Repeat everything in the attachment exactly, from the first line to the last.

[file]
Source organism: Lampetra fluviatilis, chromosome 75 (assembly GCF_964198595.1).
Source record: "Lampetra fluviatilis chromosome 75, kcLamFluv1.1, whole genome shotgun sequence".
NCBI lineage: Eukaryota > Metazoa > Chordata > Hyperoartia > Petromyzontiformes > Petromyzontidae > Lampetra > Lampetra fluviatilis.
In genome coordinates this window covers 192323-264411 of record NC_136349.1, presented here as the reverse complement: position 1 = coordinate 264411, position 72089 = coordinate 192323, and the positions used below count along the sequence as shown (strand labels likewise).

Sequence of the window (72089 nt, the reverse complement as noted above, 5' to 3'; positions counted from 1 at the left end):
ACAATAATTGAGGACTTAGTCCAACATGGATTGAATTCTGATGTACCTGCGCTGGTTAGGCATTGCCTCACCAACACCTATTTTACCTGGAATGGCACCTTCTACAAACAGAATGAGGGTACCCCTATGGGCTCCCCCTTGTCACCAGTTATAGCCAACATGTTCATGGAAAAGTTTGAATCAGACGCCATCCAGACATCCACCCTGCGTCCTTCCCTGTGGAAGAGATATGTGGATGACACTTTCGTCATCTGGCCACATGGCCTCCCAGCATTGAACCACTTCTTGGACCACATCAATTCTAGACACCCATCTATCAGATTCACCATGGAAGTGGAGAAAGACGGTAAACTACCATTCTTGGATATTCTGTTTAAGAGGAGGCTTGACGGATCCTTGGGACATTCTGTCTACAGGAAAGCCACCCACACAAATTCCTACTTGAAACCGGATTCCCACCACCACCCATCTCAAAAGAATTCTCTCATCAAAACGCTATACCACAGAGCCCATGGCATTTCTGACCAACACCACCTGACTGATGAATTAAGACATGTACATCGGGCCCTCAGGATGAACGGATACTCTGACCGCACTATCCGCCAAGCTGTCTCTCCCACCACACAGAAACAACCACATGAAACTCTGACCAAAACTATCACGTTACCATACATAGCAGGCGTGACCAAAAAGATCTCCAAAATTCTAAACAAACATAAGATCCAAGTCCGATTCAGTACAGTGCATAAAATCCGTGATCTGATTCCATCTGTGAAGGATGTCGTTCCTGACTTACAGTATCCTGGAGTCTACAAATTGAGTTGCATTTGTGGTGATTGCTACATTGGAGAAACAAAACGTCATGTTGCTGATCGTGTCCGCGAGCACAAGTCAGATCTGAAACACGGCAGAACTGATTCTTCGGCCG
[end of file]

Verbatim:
Source organism: Lampetra fluviatilis, chromosome 75 (assembly GCF_964198595.1).
Source record: "Lampetra fluviatilis chromosome 75, kcLamFluv1.1, whole genome shotgun sequence".
NCBI lineage: Eukaryota > Metazoa > Chordata > Hyperoartia > Petromyzontiformes > Petromyzontidae > Lampetra > Lampetra fluviatilis.
In genome coordinates this window covers 192323-264411 of record NC_136349.1, presented here as the reverse complement: position 1 = coordinate 264411, position 72089 = coordinate 192323, and the positions used below count along the sequence as shown (strand labels likewise).

Sequence of the window (72089 nt, the reverse complement as noted above, 5' to 3'; positions counted from 1 at the left end):
ACAATAATTGAGGACTTAGTCCAACATGGATTGAATTCTGATGTACCTGCGCTGGTTAGGCATTGCCTCACCAACACCTATTTTACCTGGAATGGCACCTTCTACAAACAGAATGAGGGTACCCCTATGGGCTCCCCCTTGTCACCAGTTATAGCCAACATGTTCATGGAAAAGTTTGAATCAGACGCCATCCAGACATCCACCCTGCGTCCTTCCCTGTGGAAGAGATATGTGGATGACACTTTCGTCATCTGGCCACATGGCCTCCCAGCATTGAACCACTTCTTGGACCACATCAATTCTAGACACCCATCTATCAGATTCACCATGGAAGTGGAGAAAGACGGTAAACTACCATTCTTGGATATTCTGTTTAAGAGGAGGCTTGACGGATCCTTGGGACATTCTGTCTACAGGAAAGCCACCCACACAAATTCCTACTTGAAACCGGATTCCCACCACCACCCATCTCAAAAGAATTCTCTCATCAAAACGCTATACCACAGAGCCCATGGCATTTCTGACCAACACCACCTGACTGATGAATTAAGACATGTACATCGGGCCCTCAGGATGAACGGATACTCTGACCGCACTATCCGCCAAGCTGTCTCTCCCACCACACAGAAACAACCACATGAAACTCTGACCAAAACTATCACGTTACCATACATAGCAGGCGTGACCAAAAAGATCTCCAAAATTCTAAACAAACATAAGATCCAAGTCCGATTCAGTACAGTGCATAAAATCCGTGATCTGATTCCATCTGTGAAGGATGTCGTTCCTGACTTACAGTATCCTGGAGTCTACAAATTGAGTTGCATTTGTGGTGATTGCTACATTGGAGAAACAAAACGTCATGTTGCTGATCGTGTCCGCGAGCACAAGTCAGATCTGAAACACGGCAGAACTGATTCTTCGGCCG